Alderney's Wild Places
With an estimated 8,000 years of human habitation, ancient and relatively low-impact farming practices continuing in use all the way up until WWII, Alderney has a ‘cultural landscape’. Very little of the island’s terrestrial habitats are natural and those that are have largely emerged over the last 50+ years. This historic land use, coupled with the islands unique geology, and climate means the island support perhaps as many as 36 distinct habitats ranging from woodland to wetland; scrubland, grassland and heathland; sandy beaches and dunes to rocky shores; shingle banks to rocky seabed.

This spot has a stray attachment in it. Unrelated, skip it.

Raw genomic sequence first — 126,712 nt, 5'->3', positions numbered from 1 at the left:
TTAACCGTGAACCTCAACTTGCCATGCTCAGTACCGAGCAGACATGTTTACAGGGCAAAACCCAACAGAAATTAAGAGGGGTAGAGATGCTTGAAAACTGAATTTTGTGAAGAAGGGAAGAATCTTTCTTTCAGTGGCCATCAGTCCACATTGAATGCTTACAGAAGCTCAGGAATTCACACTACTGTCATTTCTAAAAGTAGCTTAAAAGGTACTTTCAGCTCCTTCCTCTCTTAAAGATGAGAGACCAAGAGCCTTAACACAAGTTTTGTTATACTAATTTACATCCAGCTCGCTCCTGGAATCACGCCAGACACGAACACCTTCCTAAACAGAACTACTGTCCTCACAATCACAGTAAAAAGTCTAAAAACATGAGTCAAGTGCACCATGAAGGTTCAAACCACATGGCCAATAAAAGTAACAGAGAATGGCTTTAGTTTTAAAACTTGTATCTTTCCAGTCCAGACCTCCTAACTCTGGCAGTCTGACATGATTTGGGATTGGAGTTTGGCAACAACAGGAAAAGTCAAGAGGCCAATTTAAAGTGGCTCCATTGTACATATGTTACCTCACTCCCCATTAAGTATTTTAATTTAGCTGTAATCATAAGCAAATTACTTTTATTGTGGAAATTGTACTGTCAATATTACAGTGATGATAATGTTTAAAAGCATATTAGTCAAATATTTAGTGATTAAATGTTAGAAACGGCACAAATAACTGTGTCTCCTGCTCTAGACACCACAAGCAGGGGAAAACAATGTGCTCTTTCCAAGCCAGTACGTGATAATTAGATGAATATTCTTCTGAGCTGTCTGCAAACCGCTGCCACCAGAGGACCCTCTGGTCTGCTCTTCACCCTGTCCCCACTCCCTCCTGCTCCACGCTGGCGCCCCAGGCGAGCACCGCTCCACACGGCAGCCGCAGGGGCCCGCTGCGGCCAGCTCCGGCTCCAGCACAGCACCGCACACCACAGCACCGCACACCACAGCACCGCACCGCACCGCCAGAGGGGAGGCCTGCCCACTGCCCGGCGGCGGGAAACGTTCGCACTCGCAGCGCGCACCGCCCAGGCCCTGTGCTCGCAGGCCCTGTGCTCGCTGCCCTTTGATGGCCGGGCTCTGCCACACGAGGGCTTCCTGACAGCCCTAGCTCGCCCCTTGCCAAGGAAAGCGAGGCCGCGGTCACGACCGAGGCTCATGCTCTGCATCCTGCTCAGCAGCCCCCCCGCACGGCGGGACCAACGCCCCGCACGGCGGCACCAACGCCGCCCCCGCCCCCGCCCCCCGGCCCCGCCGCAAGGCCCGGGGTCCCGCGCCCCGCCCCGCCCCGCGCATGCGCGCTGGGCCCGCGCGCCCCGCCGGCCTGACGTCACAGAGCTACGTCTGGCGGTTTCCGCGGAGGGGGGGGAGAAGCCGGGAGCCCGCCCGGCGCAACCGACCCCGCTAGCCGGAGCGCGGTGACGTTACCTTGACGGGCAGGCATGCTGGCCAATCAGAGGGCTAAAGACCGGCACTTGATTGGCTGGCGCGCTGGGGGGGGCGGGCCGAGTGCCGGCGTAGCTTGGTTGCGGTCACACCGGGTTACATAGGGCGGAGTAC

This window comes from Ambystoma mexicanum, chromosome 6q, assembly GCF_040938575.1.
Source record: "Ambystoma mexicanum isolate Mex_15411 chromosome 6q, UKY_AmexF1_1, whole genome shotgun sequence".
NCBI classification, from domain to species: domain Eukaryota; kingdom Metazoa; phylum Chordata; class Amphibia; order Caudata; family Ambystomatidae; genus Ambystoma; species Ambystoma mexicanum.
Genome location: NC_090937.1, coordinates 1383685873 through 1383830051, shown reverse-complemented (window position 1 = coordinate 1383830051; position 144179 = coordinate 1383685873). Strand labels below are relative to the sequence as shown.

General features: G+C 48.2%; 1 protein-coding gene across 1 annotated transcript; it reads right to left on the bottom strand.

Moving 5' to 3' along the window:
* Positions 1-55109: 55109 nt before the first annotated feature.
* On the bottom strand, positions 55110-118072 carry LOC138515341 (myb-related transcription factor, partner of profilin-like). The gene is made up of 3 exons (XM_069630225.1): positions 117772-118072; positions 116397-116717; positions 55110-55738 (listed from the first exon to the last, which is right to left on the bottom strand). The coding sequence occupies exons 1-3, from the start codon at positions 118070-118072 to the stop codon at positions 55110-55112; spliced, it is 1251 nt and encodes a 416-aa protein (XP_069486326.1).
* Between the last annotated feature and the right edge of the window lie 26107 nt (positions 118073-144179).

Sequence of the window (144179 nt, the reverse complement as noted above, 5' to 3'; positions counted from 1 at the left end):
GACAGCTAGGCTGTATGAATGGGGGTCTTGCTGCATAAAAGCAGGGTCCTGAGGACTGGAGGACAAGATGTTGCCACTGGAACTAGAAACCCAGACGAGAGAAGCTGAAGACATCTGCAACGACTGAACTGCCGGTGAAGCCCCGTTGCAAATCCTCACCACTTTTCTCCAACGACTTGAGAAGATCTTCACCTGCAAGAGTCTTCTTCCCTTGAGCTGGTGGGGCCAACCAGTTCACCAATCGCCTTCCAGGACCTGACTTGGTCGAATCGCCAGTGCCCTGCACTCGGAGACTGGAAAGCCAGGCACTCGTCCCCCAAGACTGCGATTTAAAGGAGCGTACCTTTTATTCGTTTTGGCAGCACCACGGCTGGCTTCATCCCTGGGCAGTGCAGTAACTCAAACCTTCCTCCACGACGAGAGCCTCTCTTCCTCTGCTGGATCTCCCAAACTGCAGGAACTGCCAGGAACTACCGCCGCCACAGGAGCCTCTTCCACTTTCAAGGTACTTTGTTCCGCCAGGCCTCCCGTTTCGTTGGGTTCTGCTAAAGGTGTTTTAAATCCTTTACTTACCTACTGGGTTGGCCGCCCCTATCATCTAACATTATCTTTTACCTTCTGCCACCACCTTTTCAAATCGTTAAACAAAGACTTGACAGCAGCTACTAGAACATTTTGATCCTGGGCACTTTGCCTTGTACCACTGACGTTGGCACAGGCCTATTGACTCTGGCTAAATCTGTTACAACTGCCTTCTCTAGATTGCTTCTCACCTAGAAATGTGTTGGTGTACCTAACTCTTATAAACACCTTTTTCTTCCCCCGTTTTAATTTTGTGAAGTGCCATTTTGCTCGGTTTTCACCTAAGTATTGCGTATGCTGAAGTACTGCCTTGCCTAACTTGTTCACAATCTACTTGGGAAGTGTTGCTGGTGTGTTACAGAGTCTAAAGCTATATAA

The sites the AWT manage for wildlife represent some of the healthiest examples of habitats such as reedbed and heathland in the Channel Islands and are home to many rare species of animals and plants.